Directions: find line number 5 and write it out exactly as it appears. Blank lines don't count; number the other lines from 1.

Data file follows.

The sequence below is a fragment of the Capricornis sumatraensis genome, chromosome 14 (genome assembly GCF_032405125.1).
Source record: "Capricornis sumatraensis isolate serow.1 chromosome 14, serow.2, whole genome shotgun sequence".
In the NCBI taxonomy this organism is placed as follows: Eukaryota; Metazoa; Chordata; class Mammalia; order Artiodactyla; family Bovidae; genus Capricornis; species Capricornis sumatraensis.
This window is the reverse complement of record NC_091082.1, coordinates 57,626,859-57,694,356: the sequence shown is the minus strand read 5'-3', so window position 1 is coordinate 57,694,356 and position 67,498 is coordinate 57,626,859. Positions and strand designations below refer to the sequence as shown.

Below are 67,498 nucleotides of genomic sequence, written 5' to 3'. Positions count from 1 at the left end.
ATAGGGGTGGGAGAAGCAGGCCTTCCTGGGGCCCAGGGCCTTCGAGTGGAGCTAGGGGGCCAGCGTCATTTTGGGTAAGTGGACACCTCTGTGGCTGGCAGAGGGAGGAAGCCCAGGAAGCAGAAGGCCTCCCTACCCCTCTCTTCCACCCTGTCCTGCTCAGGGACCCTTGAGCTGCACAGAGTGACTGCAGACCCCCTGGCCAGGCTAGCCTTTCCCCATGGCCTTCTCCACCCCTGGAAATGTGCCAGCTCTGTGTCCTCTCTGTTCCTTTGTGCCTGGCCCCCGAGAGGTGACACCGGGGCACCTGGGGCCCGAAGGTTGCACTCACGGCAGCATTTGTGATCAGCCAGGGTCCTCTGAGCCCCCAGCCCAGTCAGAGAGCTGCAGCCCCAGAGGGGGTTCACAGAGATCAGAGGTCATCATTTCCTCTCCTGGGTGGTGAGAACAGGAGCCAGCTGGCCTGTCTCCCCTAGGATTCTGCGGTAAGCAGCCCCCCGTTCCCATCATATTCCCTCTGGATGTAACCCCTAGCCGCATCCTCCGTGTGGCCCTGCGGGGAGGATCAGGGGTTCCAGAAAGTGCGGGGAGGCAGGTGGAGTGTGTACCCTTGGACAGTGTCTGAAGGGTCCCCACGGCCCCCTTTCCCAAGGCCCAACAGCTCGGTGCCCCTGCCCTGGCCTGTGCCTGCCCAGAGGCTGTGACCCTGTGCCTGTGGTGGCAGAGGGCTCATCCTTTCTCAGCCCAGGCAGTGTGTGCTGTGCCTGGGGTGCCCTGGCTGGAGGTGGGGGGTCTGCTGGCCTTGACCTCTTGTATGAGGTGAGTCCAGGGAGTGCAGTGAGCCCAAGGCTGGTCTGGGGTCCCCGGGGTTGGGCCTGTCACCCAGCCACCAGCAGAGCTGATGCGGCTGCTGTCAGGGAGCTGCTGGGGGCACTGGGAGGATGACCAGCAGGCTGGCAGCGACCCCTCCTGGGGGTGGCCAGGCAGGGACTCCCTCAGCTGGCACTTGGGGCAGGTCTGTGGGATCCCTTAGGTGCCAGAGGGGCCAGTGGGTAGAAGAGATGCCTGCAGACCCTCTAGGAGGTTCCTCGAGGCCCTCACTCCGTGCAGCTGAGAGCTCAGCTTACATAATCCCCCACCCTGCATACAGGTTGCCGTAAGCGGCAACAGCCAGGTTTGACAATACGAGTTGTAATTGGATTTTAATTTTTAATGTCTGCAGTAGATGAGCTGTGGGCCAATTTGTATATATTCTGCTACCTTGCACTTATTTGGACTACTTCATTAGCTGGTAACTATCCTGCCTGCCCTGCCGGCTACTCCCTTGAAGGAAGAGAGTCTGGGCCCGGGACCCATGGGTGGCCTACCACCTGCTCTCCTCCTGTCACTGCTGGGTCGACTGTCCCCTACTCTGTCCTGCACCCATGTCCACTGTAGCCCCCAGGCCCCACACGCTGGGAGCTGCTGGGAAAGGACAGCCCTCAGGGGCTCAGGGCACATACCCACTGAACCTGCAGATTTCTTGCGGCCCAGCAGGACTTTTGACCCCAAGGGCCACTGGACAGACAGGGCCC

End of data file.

Below are 67,498 nucleotides of genomic sequence, written 5' to 3'. Positions count from 1 at the left end.